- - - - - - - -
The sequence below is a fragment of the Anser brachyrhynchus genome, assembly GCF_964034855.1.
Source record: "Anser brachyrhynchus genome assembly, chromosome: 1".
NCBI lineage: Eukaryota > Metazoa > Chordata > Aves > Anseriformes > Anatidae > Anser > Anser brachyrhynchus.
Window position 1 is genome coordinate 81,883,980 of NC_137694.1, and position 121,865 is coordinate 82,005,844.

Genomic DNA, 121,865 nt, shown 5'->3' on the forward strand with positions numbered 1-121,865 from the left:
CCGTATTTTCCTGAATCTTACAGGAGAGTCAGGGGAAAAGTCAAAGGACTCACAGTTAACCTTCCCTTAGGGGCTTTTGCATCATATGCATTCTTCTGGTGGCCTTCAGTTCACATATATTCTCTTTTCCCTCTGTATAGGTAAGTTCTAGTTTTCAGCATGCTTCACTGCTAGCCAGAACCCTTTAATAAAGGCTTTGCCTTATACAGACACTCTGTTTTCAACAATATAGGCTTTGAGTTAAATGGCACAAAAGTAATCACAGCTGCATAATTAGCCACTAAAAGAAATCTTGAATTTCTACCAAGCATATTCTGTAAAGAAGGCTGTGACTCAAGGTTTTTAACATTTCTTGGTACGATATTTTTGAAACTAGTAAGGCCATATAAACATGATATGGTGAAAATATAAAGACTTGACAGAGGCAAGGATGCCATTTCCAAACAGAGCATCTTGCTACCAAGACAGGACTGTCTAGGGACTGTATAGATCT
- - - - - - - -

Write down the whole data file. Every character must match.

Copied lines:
The sequence below is a fragment of the Anser brachyrhynchus genome, assembly GCF_964034855.1.
Source record: "Anser brachyrhynchus genome assembly, chromosome: 1".
NCBI lineage: Eukaryota > Metazoa > Chordata > Aves > Anseriformes > Anatidae > Anser > Anser brachyrhynchus.
Window position 1 is genome coordinate 81,883,980 of NC_137694.1, and position 121,865 is coordinate 82,005,844.

Genomic DNA, 121,865 nt, shown 5'->3' on the forward strand with positions numbered 1-121,865 from the left:
CCGTATTTTCCTGAATCTTACAGGAGAGTCAGGGGAAAAGTCAAAGGACTCACAGTTAACCTTCCCTTAGGGGCTTTTGCATCATATGCATTCTTCTGGTGGCCTTCAGTTCACATATATTCTCTTTTCCCTCTGTATAGGTAAGTTCTAGTTTTCAGCATGCTTCACTGCTAGCCAGAACCCTTTAATAAAGGCTTTGCCTTATACAGACACTCTGTTTTCAACAATATAGGCTTTGAGTTAAATGGCACAAAAGTAATCACAGCTGCATAATTAGCCACTAAAAGAAATCTTGAATTTCTACCAAGCATATTCTGTAAAGAAGGCTGTGACTCAAGGTTTTTAACATTTCTTGGTACGATATTTTTGAAACTAGTAAGGCCATATAAACATGATATGGTGAAAATATAAAGACTTGACAGAGGCAAGGATGCCATTTCCAAACAGAGCATCTTGCTACCAAGACAGGACTGTCTAGGGACTGTATAGATCT